Suit targets state immigration law
BY ALTHEA PETERSON World Staff Writer
Tuesday, October 16, 2007
10/16/07 at 4:49 PM
Documents: Read the lawsuit.
Exhibit A :: Exhibit B :: Exhibit C
The National Coalition of Latino
Clergy filed a federal lawsuit Monday against Gov. Brad Henry and
Oklahoma Attorney General Drew
Edmondson, seeking to overturn
House Bill 1804, a strict new state
law against illegal immigration.
The suit alleges that the law is
unconstitutional and violates rights
to due process for undocumented
immigrants, who are listed as
"John Doe" or "Jane Doe" in the list
"The leaders and people behind
House Bill 1804 are guilty of ethnic
cleansing," said the coalition's
president, the Rev. Miguel Rivera,
at a press conference outside the
federal court building.
The Rev. Victor Orta II, the president of the American Dream Coalition, said the suit was no reason for
"It is a sad day for our state," said
Orta, a Tulsan. "Upon celebrating
our centennial, we have to present
a lawsuit on an issue like this.
"It is a bad law when children
born in America are at home this
morning from school because
The suit comes as no surprise to
HB 1804's co-authors, Rep. Randy
Terrill, R-Moore, and Sen. Jim Williamson, R-Tulsa.
The bill is constitutional and will
stand, both said.
Terrill said the lawsuit's allegations were "so absurd, outlandish
and preposterous and almost
laughable if they weren't so despicable."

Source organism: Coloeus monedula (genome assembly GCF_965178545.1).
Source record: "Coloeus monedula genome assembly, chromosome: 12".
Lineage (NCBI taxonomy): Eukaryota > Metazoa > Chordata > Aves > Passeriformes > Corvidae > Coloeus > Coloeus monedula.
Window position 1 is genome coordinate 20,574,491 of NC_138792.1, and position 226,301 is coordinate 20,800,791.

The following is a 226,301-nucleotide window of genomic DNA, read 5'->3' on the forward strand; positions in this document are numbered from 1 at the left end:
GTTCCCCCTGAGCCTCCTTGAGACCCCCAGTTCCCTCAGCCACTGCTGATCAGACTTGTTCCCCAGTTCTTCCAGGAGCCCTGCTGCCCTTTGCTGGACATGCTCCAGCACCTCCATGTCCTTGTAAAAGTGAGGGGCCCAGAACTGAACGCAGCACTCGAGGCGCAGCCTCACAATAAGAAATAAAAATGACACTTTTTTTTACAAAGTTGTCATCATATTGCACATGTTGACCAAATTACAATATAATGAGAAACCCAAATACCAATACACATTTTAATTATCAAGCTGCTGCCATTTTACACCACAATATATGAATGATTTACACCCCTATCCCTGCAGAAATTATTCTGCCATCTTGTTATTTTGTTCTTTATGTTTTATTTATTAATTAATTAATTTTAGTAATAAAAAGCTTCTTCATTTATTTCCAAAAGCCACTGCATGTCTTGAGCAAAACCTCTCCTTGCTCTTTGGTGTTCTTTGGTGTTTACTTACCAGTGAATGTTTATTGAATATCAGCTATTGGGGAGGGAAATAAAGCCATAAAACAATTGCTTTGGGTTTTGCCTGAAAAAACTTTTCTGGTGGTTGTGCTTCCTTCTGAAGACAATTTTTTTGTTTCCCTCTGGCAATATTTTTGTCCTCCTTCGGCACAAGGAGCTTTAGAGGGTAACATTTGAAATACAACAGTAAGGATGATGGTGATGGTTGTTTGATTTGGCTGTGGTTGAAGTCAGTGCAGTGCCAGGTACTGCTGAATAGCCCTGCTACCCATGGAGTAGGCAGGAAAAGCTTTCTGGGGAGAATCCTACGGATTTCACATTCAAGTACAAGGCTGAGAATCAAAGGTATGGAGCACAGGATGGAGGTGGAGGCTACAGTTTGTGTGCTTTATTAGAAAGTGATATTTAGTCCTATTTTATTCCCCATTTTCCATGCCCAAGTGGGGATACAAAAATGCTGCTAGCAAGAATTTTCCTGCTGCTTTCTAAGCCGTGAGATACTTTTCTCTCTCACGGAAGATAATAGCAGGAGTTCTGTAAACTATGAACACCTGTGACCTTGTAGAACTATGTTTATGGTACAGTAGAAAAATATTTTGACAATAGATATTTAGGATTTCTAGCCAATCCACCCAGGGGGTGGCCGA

"I am not worried in the least."
Paul Sund, a spokesman for Henry, declined to comment until state
lawyers can review the suit.
Rivera said the suit named Edmondson as a defendant because
he hasn't acted on requests to consider the law's constitutionality
through an attorney general's opinion.
Charlie Price, a spokesman for
Edmondson's office, said several
requests had been made for opinions on the law.
He said initial responses
were sent to five representatives mentioned in the lawsuit. The responses said that
the Attorney General's Office
needed more time to review
Rivera said time is of the
essence for illegal immigrants concerned about the
law, which is to go into effect
The local attorney for Rivera's coalition, Rohit Sharma,
said a request for an injunction to stop the law from taking effect on that date would
be filed Tuesday.
Althea Peterson 581-8361
The Rev. Victor Orta II (center), the president of the American Dream
Coalition, discusses a lawsuit seeking to stop enforcement of a state
law aimed at illegal immigrants. Listening to Orta are Rohit Sharma
(left), a lawyer, and the Rev. Miguel Rivera.